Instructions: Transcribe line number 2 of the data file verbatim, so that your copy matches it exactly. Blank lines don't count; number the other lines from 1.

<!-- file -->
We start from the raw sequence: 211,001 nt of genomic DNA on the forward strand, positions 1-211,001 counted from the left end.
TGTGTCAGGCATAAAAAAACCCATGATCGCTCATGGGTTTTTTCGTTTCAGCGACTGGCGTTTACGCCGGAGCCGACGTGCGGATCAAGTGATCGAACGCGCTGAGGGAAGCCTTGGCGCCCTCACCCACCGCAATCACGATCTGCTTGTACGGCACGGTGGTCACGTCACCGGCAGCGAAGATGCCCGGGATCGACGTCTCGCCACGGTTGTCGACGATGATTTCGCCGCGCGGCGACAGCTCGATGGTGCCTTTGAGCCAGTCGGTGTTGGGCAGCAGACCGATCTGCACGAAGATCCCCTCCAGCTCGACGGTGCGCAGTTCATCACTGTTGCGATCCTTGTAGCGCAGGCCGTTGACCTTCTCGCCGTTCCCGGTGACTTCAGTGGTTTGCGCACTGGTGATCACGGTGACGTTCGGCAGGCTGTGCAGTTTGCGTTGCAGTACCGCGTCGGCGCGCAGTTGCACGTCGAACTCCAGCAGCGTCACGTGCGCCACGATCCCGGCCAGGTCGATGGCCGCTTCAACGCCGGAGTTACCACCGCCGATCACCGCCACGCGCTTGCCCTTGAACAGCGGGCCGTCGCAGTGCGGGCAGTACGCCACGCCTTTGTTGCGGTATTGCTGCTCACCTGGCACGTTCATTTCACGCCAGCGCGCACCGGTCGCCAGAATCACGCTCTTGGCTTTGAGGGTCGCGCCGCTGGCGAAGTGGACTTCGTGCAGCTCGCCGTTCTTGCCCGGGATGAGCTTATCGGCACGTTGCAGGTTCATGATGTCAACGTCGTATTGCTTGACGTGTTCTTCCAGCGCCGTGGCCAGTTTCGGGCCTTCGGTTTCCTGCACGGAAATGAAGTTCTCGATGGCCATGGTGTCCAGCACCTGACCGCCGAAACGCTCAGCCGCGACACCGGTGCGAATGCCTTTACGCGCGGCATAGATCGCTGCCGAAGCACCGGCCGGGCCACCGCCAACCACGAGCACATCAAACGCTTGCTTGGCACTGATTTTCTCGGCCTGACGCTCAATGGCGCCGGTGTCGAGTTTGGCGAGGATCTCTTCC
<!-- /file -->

TGTGTCAGGCATAAAAAAACCCATGATCGCTCATGGGTTTTTTCGTTTCAGCGACTGGCGTTTACGCCGGAGCCGACGTGCGGATCAAGTGATCGAACGCGCTGAGGGAAGCCTTGGCGCCCTCACCCACCGCAATCACGATCTGCTTGTACGGCACGGTGGTCACGTCACCGGCAGCGAAGATGCCCGGGATCGACGTCTCGCCACGGTTGTCGACGATGATTTCGCCGCGCGGCGACAGCTCGATGGTGCCTTTGAGCCAGTCGGTGTTGGGCAGCAGACCGATCTGCACGAAGATCCCCTCCAGCTCGACGGTGCGCAGTTCATCACTGTTGCGATCCTTGTAGCGCAGGCCGTTGACCTTCTCGCCGTTCCCGGTGACTTCAGTGGTTTGCGCACTGGTGATCACGGTGACGTTCGGCAGGCTGTGCAGTTTGCGTTGCAGTACCGCGTCGGCGCGCAGTTGCACGTCGAACTCCAGCAGCGTCACGTGCGCCACGATCCCGGCCAGGTCGATGGCCGCTTCAACGCCGGAGTTACCACCGCCGATCACCGCCACGCGCTTGCCCTTGAACAGCGGGCCGTCGCAGTGCGGGCAGTACGCCACGCCTTTGTTGCGGTATTGCTGCTCACCTGGCACGTTCATTTCACGCCAGCGCGCACCGGTCGCCAGAATCACGCTCTTGGCTTTGAGGGTCGCGCCGCTGGCGAAGTGGACTTCGTGCAGCTCGCCGTTCTTGCCCGGGATGAGCTTATCGGCACGTTGCAGGTTCATGATGTCAACGTCGTATTGCTTGACGTGTTCTTCCAGCGCCGTGGCCAGTTTCGGGCCTTCGGTTTCCTGCACGGAAATGAAGTTCTCGATGGCCATGGTGTCCAGCACCTGACCGCCGAAACGCTCAGCCGCGACACCGGTGCGAATGCCTTTACGCGCGGCATAGATCGCTGCCGAAGCACCGGCCGGGCCACCGCCAACCACGAGCACATCAAACGCTTGCTTGGCACTGATTTTCTCGGCCTGACGCTCAATGGCGCCGGTGTCGAGTTTGGCGAGGATCTCTTCC